Welcome to the Diabetes Forum, Chawnie. Yes, with diabetes on both sides of your family, you are more likely to have blood sugar problems/diabetes, unfortunately. It's on my mom's side, too, so here I am...
I thought that doctors would try a diet and exercise approach first before putting a patient immediately on medication, but obviously some don't. I've read the reasoning for this is that they believe that most patients are not willing to make enough changes in their lifestyle to bring their blood sugar down naturally. Maybe this is something you can talk to the doctor about
but you would have to convince him/her that you are committed to controlling your blood sugar by changing what you're eating and doing regular exercise (if you're not already doing that).
the A1c and what's normal: A non-diabetic's blood sugar average would be in the mid-80's, equivalent to about
4.6 A1c. However, the American Diabetes Association says their target A1c is less than 7, which is less than 154; the AACE (American Assoc. of Clinical Endocrinologists) says their target A1c is less than 6.5 (140).
Studies and research show that blood sugar levels that consistently are above 140 are more likely to lead to diabetes complications such as heart disease, kidney failure, glaucoma, retinopathy, neuropathy, etc. According to this, the guidelines of the AACE are more reasonable than the ADA. But since diabetes is an individual disease, complications may be different with different people and it's hard to say exactly where the cut-off line is when complications start.
In my opinion, it's best to do what I can to keep my blood sugar as close to 'normal' as I can and I was able to do that for several years with only diet and exercise, but I haven't been able to keep up the rigor of exercise I started out with, so I'm on metformin now although I still eat very low carb.Food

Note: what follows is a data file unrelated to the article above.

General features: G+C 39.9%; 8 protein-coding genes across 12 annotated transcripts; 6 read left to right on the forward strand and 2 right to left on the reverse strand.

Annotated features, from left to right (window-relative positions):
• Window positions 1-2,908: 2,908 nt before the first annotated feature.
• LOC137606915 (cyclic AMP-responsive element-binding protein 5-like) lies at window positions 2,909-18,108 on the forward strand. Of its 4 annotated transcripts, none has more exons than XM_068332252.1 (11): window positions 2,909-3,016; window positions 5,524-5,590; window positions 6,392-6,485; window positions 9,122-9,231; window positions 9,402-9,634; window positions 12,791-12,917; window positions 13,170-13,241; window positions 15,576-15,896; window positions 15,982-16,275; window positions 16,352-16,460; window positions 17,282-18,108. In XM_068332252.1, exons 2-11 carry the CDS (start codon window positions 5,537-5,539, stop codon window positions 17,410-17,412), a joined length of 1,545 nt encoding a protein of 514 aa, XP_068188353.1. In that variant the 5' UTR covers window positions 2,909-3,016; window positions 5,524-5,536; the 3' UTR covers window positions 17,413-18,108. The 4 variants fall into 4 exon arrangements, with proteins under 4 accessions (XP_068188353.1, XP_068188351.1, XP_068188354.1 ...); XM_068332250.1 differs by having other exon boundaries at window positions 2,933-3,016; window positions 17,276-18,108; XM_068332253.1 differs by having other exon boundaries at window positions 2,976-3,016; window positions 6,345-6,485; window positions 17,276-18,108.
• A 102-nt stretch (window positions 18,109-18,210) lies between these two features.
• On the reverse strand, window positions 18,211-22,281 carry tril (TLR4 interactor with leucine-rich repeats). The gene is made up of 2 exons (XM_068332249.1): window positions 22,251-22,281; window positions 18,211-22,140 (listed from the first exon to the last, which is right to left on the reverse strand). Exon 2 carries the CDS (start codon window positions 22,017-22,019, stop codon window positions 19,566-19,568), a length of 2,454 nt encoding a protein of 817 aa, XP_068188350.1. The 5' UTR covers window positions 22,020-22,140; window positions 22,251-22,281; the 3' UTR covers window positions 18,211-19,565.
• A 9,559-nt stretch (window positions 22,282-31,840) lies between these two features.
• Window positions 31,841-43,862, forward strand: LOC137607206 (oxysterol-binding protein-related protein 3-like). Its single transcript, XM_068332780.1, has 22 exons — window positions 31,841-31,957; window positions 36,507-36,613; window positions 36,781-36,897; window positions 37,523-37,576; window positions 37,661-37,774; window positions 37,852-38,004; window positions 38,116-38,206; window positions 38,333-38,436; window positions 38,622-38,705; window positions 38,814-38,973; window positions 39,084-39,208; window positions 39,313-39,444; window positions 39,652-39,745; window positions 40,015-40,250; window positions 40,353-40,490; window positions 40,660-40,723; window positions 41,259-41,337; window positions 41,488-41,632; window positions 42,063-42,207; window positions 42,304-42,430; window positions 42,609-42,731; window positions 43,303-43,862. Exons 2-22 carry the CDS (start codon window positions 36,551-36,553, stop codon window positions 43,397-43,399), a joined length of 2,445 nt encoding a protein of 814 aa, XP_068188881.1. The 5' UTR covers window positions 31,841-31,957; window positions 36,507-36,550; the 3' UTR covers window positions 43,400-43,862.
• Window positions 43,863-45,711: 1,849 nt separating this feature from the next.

: simply put, carbs keep blood sugar high. This means any food made with flour or sugar, potatoes, rice and any grain raise blood sugar. If you don't eat any of this food, your blood sugar will not rise. What you eat would be most any other vegetable and protein, some fruit in moderation.
Exercise like walking, running, biking, swimming, dancing (!) are good because they are sustained exercise which will help use up glucose in your system - and will help your heart and circulation, of course!
You can get more information from the two stickies at the top of our forum and from this website: www.phlaunt.com/diabetes/
So, if you want to see if you can control your blood sugar yourself and bring it lower with diet and exercise, then explain that to your doctor. Maybe you two can agree on trying this for six months. If not, metformin is usually the first medication prescribed. This helps the insulin your body produces do its job. Most likely you are insulin resistant, meaning your body is not allowing the insulin to work as it's supposed to.
I hope you can get this resolved. Do you have any questions? Advice is free here!
I'm glad you found us!
Laniediabetes moderatordiabetes type 2 controlled by diet and exercise and
very low carb way of eating
Post Edited (LanieG) : 7/1/2015 7:14:23 AM (GMT-6)